Investor’s Guide to the Gold Market and Gold ETFs | A New Gold Standard (Part 4/5) | RMAU
Gold Exchange Traded Commodities (ETFs/ETCs) have become an increasingly popular way for investors to own gold, and their number has proliferated since their launch of the first gold ETC in 2003 – but not all are built alike. This article provides a framework for gold investors to compare the different types of gold ETFs and judge whether a gold ETC is ‘best in class’. For investors to reach their intended goals, it’s important for them to understand the different structures and approaches that gold ETFs take.
There are five key areas for investors to question when performing due diligence on a gold ETF:
- Quality of the physical gold holdings
- Experience of the manager and service providers
- Is the ETF 100% backed by physical gold?
- Are there mechanisms in place to avoid physical gold being substituted for cash or securities within the product?
- Is the physical gold London ‘Good Delivery’ standard and verifiable against the ‘Good Delivery’ database?
- Is the gold stored in a vault that is highly secure and trusted?
- Does the custodian segregate your gold from other assets they hold?
- There should be no counter-party risk from the issuer, custodian or any other participant.
Investors deserve certainty when they purchase a gold ETF. This means knowing which companies are involved in the management, trading, custody and administration of the ETF, the specific gold bars held by the ETF and the checks and audit processes that are in place. Costs and charges associated with the ETF should also be easy to understand.
- Are bullion holdings and identifiers published and updated daily?
- Is it clear who is the issuer, trustee, custodian and liquidity providers?
- Are there any potential conflicts of interests or are counter-parties independent of each other?
- Are the fees easy to find and is it clear what their impact on the NAV is?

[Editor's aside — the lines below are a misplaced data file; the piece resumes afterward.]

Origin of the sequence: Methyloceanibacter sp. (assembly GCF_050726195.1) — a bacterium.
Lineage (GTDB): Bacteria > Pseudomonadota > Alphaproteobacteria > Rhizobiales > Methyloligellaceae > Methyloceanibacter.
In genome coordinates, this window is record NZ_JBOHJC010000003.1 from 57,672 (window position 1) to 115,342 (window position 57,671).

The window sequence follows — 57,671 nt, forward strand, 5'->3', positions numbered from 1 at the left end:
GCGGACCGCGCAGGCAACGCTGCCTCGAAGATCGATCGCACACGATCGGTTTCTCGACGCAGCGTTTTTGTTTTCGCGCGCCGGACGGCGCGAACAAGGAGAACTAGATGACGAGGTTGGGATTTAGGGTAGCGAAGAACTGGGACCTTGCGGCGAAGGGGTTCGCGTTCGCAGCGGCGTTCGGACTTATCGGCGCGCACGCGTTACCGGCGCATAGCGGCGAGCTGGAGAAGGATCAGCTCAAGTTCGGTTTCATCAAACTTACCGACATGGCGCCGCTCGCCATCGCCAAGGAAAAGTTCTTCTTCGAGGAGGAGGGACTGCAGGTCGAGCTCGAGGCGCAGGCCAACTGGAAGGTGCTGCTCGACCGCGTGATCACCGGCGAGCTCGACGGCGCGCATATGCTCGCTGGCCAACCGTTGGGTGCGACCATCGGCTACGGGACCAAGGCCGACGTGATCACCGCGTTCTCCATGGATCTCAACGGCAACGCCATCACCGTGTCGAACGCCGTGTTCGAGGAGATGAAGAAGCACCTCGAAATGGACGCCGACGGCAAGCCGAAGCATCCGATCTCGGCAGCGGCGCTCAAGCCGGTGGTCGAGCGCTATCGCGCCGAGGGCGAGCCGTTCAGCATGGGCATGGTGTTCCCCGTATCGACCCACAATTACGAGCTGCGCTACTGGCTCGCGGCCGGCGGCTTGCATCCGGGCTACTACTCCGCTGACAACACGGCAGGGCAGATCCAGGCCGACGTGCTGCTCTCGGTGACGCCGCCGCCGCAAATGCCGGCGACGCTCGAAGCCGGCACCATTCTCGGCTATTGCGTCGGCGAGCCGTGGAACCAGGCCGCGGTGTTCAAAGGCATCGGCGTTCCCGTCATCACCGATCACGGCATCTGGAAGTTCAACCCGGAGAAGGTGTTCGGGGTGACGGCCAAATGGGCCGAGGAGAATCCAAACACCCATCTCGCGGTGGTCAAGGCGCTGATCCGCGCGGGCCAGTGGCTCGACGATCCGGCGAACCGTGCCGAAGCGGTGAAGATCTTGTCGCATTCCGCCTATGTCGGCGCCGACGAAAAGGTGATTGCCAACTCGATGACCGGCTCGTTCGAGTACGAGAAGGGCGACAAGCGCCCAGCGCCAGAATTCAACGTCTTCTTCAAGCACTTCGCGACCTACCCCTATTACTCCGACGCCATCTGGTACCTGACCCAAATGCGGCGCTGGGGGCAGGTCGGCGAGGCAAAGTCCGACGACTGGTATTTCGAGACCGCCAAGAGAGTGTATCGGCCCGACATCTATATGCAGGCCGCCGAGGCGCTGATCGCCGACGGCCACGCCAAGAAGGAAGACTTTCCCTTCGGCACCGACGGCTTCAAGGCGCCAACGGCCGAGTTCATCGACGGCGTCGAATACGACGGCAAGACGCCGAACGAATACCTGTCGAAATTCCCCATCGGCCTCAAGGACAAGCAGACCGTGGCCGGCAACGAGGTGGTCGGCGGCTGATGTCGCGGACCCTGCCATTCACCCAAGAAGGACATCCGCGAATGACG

- Is the issuer’s account audited by an assayer who is LBMA approved?
- Does the audit process include a semi-annual vault inspection that compares the actual gold holdings to the records?
A competitive liquidity environment helps lower the cost of buying and selling a gold ETC. Gold ETFs should be supported by a liquidity network of experienced Authorised Participants (APs) and Market Makers (MMs). Competing for business helps reduce arbitrage and premiums in the market and ensures the price of the ETF consistently tracks the price of gold. Multiple trading counter-parties also help lessen operational risk in the event of failure of an individual liquidity provider to participate in the market.
The ETF should not limit, cap or restrict the quantity of physical gold that can be delivered. Physical delivery should be 'London Good Delivery' bars. Delivery of gold should occur in a T+2 framework to an LBMA approved account. An investor should be able to redeem 100% of their gold for cash in a single trade and at a reasonable cost.
Quality of the Physical Gold Holdings
To ensure a secure and reliable product, the ETC should be physically backed by ‘London Good Delivery’ bars. These bars ensure the bullion can be sold in the London OTC market.
The most secure gold ETFs should always have over 100% of the ETF covered by physical gold. This is usually achieved by the Issuer having an extra bar to ensure that where a redemption results in a fraction of a bar being left so having a spare bar means there will always be 100%+ gold.
Experience & Track Record
Operating in the OTC gold markets requires a degree of expertise and experience. When investors are selecting a gold product, they should have confidence that the issuer and counter-parties supporting the ETC have strong, proven track records and understand the mechanics of the gold market. Counter-parties and service providers like custodians, trustees and registrars and liquidity providers should also have a proven track record in gold and be independent of each other.
View part five of the Investor’s Guide to the Gold Market and Gold ETCs and find out about 'The Royal Mint Physical Gold ETC'.
Visit The Royal Mint Physical Gold ETC Fund Page to learn more about RMAU.